“At the start of it all, I was a spoiled kid who thought she was invincible and the coolest thing ever to hit the street. I never believed the street would hit back and take everything from me.”
From being a spoiled child in Oak Park, Illinois to a prostitute earning money for her severe heroin addiction in southside Chicago, Angalia Bianca started her perilous lifestyle at only nine years old when she used drugs for the first time.
Her cautionary tale has been her source of motivation to help prevent others to go down the same path she did. Her book that she co-authored with Linda Beckstrom called In Deep, How I Survived Gangs, Heroin, and Prison To Become A Chicago Violence Interrupterr details the last five decades of her life, full of stories that may shock you or may help you realize that it’s never too late to change.
In the beginning she thought her high adventures were glamorous, hanging out with famous band members. She spent her youth drinking, smoking weed, taking hallucinogens and eventually started heroin which became a soul sucking addiction and led her to a life of crime to pay for her lifestyle.
Angalia tells her story in a blunt and matter of fact way, believing that if she doesn’t expose the truth no matter how gritty the details, it won’t help people.
Her story begins as a child in the suburbs of Oak Park, Illinois to her teens and downward spiral into drug use that would lapse over four decades until she turned her life around. From her cross country journey with Keith Moon of The Who to her friendships with motorcycle gangs, she admits using her charming personality to exploit people to meet her needs.
Angalia Bianca spent years getting in and out of trouble. Prostitution was a way to meet ends and she ran an ingenious and lucrative con involving airline tickets. Angalia’s high risk adventures led her around the country until she finally settled back in Chicago.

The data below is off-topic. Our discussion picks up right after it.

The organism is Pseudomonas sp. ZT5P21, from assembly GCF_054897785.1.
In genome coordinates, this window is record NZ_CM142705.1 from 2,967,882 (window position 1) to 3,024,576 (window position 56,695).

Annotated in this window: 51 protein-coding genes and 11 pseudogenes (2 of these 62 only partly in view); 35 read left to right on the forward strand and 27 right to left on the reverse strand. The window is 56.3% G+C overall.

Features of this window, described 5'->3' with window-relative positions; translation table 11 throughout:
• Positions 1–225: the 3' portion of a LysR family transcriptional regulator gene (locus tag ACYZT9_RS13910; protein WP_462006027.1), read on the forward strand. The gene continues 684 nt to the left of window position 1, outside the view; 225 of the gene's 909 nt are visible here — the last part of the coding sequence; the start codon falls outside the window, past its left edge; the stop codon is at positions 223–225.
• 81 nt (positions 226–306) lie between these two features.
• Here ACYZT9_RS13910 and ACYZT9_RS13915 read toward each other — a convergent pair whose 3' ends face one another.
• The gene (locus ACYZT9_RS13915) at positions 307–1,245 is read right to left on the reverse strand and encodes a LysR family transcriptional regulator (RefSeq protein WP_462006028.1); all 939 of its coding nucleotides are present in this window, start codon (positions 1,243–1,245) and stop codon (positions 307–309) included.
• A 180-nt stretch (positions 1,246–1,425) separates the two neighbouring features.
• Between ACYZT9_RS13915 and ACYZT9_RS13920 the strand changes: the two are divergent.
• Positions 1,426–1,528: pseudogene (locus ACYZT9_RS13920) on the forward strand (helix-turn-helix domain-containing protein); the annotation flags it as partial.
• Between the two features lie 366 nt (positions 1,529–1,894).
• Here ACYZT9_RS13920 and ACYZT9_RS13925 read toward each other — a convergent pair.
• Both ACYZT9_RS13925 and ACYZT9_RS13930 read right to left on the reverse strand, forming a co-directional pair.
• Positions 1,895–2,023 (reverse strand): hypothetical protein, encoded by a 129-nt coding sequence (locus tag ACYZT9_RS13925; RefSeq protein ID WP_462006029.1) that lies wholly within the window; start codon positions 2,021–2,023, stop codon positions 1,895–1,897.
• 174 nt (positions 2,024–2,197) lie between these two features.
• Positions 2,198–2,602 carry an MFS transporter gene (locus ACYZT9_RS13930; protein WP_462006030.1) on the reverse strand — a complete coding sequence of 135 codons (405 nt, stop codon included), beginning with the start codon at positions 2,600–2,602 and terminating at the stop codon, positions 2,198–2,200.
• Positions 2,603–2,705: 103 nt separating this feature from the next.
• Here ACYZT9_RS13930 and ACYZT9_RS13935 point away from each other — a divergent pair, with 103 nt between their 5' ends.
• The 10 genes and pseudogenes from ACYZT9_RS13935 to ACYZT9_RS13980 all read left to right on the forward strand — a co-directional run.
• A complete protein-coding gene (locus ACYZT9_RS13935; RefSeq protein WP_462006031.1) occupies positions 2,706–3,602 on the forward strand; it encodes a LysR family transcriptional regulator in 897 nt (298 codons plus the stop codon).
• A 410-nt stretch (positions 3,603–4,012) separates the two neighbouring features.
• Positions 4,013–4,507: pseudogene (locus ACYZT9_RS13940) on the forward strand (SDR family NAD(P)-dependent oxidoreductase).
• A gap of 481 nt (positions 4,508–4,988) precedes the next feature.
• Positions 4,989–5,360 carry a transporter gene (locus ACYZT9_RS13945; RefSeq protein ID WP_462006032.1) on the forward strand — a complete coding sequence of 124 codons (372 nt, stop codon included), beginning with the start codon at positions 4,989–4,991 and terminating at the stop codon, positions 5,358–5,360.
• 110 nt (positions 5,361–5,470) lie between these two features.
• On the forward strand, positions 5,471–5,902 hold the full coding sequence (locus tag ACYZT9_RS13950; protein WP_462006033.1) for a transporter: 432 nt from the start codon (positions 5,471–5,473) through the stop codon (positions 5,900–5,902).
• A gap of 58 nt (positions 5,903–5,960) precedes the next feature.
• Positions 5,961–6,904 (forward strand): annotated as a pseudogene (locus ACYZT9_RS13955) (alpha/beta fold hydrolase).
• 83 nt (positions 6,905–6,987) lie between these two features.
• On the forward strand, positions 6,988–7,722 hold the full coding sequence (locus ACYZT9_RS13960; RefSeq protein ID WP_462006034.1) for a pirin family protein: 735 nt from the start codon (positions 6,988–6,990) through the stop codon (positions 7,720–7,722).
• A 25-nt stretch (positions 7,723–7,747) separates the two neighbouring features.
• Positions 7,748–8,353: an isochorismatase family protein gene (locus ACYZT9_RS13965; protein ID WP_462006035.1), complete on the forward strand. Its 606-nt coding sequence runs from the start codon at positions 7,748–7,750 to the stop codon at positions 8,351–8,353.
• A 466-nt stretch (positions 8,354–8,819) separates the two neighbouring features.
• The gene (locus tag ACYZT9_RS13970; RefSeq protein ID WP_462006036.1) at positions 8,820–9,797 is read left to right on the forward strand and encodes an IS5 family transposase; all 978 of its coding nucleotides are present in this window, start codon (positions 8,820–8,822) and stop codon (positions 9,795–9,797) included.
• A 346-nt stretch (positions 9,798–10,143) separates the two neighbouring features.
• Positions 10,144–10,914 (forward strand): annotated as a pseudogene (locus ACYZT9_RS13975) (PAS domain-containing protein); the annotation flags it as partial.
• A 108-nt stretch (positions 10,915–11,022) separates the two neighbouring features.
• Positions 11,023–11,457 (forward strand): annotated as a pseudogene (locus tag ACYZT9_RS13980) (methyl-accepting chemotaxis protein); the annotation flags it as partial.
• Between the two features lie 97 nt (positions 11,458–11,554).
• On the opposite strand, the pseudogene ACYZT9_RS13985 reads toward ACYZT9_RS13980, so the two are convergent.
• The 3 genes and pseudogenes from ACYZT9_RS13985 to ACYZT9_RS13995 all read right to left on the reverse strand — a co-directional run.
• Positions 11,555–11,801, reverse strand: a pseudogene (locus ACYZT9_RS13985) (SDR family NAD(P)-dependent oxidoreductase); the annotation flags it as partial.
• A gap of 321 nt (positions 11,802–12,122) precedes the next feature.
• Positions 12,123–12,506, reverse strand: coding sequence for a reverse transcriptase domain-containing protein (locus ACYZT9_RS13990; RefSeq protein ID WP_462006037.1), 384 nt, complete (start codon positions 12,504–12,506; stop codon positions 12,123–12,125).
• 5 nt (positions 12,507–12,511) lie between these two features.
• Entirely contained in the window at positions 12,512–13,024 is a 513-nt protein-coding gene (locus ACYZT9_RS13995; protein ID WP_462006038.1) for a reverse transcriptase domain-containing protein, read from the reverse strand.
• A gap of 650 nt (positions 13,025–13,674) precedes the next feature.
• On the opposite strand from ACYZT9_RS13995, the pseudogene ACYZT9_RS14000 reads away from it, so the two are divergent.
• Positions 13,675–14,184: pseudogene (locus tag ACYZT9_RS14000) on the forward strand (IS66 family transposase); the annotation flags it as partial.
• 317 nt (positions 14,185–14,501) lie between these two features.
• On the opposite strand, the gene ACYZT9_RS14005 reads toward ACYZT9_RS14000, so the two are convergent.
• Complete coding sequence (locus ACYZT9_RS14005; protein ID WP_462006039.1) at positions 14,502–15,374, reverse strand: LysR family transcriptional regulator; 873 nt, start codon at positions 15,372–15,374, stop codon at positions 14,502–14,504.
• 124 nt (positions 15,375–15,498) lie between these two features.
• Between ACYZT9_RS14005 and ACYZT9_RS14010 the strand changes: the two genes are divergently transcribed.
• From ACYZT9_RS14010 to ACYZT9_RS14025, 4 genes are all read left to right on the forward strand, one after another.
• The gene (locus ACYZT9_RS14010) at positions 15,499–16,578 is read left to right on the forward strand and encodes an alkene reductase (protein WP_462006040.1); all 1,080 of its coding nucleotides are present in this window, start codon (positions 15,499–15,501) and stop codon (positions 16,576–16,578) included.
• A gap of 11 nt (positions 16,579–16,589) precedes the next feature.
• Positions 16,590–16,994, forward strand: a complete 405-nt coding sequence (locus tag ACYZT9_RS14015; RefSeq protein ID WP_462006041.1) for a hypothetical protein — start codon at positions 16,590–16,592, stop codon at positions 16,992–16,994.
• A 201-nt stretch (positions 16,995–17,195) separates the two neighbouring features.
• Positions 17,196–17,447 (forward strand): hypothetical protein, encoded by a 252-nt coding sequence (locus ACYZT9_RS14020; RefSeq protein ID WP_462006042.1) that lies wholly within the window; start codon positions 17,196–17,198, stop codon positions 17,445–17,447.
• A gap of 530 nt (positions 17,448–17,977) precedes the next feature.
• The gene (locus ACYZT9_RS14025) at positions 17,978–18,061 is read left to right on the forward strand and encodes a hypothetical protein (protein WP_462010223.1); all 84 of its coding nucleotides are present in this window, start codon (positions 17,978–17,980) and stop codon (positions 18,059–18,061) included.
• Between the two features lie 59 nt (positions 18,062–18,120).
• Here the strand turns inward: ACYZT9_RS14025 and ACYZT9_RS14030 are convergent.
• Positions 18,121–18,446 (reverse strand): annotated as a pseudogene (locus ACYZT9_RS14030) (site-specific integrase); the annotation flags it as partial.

In Chicago she got involved in gangs and became a lucrative drug dealer. Although she had mostly been able to evade jail for her criminal career, things started to fall apart and she spent the next twelve years in and out of prison.
After her father died, Angalia Bianca decided to change her life and find stability. She checked into a ten month rehab program at A Safe Haven, a homeless shelter and drug addiction treatment center. There she went through a transformative period that helped rid her of heroin addiction and caused her to vow to help others.
She is now a violence interrupter. A violence interrupter, explained by Blanca, is a person who is trained to “prevent shootings by identifying and mediating potentially lethal conflicts in the community and following up to ensure that the conflict does not reignite.”
Angalia later was awarded a Resolution for Bravery from the city when she witnessed a drive by and was able to save a teenager’s life when she stopped the blood flow from the bullet wound until medics arrived.
Angalia Bianca is just one of the many women and men out there that have a story to tell. A story of redemption. Proving that a person can change, a person can have many chapters in their life and their past doesn’t define who they are today.
These former addicts, ex-inmates show that second chances aren’t only deserved, they are earned by how they have turned their lives around and are now reaching out to help others.
Learn more details of Angalia’s journey to where she is today by reading her book entitled In Deep, How I Survived Gangs, Heroin, and Prison To Become A Chicago Violence Interrupter.
Thank you for reading, we are bringing hope into prisons.